An Aviation Museum in Werribee
Discover Australia’s WW2 Military Aviation
Introducing another hidden gem of Melbourne’s west, the B-24 Liberator Memorial Australia.
A Museum located in Werribee just off the Princes Freeway offering great insight into the country’s military aviation. Enter an aircraft hangar filled with interactive displays, running engines, gun turrets, military uniforms and equipment, photographs, aircraft models and more.
Currently seeing approximately 3,000 visitors each year the B24 Liberator Memorial became an accredited museum with Museums Australia (Victoria) in October 2018.
Visitors can take a self-guided tour to discover over 20 individual artefacts and displays. They can see up close how the aircraft engines run, and listen to the sounds the engines make at one of the monthly engine running sessions.
Gun turrets are set up as ground based displays enabling visitors to look closely at how the turrets operated and with a crew member squeezed in to sit inside them.
There are many friendly volunteers at hand who are more than happy to take guests on a guided tour including stepping up into the body of the B-24 Liberator to see the restoration progress from inside.
Some volunteers have been involved for years helping to restore the aircraft, including some of the WW2 RAAF B-24 veterans at times helping out despite being in their 90s.
Ed Crabtree (pictured above on the left) is their oldest surviving veteran; he turned 100 earlier this year.
The B-24 Liberator, the flagship of the museum, is unique to the Southern Hemisphere. After WW2 all military aircraft was scrapped and it was in the 1980s that the idea of restoring one of these aircraft came about after the discover of a fuselage on a farmer’s property in Moe, Victoria. Parts were since sourced from across the country and the world; the wings came over from New Guinea.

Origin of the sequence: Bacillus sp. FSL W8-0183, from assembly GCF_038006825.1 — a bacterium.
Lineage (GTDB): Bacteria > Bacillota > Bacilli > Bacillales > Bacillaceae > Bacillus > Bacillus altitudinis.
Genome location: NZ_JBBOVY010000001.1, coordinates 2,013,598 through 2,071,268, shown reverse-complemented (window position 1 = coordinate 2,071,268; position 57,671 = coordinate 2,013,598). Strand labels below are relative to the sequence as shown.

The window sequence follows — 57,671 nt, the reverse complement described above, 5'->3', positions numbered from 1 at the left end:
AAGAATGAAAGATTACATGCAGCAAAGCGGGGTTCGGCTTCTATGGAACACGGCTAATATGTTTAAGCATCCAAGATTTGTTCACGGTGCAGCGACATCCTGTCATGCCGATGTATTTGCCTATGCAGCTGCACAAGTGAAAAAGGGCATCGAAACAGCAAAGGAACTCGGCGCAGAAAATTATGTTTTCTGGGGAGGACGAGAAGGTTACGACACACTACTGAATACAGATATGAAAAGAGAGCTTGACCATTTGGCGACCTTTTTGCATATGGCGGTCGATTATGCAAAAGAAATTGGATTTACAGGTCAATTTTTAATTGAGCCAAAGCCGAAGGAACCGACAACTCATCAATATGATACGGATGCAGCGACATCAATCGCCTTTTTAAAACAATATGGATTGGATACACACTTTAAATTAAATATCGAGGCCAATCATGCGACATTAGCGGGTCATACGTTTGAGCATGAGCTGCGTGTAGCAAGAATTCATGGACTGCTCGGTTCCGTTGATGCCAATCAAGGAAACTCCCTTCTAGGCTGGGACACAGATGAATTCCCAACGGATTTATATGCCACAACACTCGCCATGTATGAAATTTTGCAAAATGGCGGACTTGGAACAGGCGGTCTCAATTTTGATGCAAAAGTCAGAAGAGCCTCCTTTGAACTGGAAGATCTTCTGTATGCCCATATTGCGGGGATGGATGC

This is the only remaining Liberator in the Southern Hemisphere and is one of only eight still existent in the world.
The aircraft is RAAF A72-176, originally built December 1944 and allocated to the Australian Air Force in January 1945. For the duration of the war service this aircraft was attached to 7OTU at Tocumwal.
It is now displayed in its final colours of all natural metal, with RAAF insignia. Restoration is ongoing and the public is invited to inspect its progress.
Thanks to generous benefactors, the team have acquired 90% of the airframe and 70% of its furniture and fittings. The intention is for the airframe to be fully restored.
Preserving Australian military aviation heritage
B-24 Liberator Memorial Australia Inc. is a non-profit organisation accredited by the National Trust of Australia and operated by volunteers.
The current restoration site was established in 1992. Since then members have been active in the recovery and restoration of various aircraft and artefacts from Victoria, interstate and overseas.
Lyn Gorman, President, shares a personal connection to the project. Her father was a Liberator pilot with the RAAF from 1944 – 1946 where he flew missions out of Darwin and from the islands north of Australia. He also told stories of after the War, where his role was to fly the prisoners of war back to Australia.
Lyn, along with 25-30 other dedicated volunteers work at the Museum up to three days a week. They work on the restoration project itself as well providing information, tours and guided talks on aviation history.
The B-24 Fund volunteers plan to upgrade the current hangar. Other aircraft rebuild projects will also see on display a replica WW2 era Tiger Moth, Oxford aircraft and an Anson trainer.
Visit the Aviation Museum
B-24 Liberator Memorial Australia
Tuesday, Thursday & Sunday
9.30am – 3.30pm
(Other days available by appointment)
Corner Farm Rd & Princess Highway, Werribee VIC 3030
03 9731 1263